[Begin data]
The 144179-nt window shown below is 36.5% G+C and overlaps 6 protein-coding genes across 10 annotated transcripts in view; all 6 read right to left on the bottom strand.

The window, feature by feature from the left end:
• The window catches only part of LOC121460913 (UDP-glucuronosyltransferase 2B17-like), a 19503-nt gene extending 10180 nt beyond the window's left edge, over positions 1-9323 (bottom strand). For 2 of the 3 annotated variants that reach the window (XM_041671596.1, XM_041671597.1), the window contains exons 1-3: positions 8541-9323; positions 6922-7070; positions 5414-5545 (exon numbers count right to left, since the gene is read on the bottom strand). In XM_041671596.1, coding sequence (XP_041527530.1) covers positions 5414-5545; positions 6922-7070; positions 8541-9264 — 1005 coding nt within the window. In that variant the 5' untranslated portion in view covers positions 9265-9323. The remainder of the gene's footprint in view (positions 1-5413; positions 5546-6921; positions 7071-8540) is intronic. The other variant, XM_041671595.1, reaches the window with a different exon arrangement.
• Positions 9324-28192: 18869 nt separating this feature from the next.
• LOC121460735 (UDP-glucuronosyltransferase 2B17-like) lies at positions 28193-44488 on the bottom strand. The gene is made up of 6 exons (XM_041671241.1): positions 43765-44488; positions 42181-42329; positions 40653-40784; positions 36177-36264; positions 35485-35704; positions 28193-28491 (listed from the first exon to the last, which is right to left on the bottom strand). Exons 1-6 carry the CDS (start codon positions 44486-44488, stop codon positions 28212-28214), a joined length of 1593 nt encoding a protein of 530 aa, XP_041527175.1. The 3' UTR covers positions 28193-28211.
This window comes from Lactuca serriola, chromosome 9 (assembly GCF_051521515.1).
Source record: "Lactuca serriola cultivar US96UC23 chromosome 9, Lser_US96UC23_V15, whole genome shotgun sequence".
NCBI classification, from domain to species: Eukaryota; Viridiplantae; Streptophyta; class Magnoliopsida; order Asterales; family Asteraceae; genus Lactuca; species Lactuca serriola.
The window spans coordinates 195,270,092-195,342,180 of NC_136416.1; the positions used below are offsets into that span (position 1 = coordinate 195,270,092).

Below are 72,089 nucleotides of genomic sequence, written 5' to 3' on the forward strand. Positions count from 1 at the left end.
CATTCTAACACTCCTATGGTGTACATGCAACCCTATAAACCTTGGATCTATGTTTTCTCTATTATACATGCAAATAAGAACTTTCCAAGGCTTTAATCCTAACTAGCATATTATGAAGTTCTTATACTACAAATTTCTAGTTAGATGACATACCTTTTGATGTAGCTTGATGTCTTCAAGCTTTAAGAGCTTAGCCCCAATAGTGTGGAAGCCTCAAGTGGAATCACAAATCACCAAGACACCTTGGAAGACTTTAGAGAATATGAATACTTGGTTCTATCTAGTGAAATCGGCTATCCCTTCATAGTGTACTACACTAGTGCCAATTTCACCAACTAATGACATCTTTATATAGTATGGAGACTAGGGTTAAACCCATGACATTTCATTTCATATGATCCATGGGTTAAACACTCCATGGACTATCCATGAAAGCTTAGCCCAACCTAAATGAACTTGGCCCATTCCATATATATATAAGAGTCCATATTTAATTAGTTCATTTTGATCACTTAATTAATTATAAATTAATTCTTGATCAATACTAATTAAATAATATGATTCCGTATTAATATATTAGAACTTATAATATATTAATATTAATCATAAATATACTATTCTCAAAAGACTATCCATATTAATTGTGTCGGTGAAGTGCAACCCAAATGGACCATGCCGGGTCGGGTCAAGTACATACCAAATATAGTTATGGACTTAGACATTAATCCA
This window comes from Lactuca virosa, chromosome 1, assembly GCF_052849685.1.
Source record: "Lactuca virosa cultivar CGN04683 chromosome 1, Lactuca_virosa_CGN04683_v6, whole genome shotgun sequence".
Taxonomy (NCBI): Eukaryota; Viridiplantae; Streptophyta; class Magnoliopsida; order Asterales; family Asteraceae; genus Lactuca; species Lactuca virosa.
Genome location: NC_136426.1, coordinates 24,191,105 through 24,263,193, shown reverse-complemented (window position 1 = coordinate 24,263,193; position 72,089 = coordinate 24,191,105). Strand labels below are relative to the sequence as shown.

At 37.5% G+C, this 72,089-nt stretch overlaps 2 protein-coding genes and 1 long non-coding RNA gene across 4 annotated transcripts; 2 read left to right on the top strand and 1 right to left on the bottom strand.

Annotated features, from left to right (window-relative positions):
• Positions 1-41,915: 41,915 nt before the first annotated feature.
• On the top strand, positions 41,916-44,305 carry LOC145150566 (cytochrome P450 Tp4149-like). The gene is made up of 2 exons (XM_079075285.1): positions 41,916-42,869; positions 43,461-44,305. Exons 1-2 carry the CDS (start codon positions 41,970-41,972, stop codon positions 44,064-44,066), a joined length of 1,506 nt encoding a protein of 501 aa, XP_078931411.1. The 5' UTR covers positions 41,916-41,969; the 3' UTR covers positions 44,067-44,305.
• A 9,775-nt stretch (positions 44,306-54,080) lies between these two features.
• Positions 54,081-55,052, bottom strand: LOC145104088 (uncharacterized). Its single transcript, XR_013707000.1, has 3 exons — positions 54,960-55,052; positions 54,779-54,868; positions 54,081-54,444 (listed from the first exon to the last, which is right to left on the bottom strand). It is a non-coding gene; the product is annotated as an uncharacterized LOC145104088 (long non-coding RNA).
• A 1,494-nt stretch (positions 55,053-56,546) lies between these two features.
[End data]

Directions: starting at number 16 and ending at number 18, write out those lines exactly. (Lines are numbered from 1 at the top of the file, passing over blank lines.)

At 37.5% G+C, this 72,089-nt stretch overlaps 2 protein-coding genes and 1 long non-coding RNA gene across 4 annotated transcripts; 2 read left to right on the top strand and 1 right to left on the bottom strand.

Annotated features, from left to right (window-relative positions):
• Positions 1-41,915: 41,915 nt before the first annotated feature.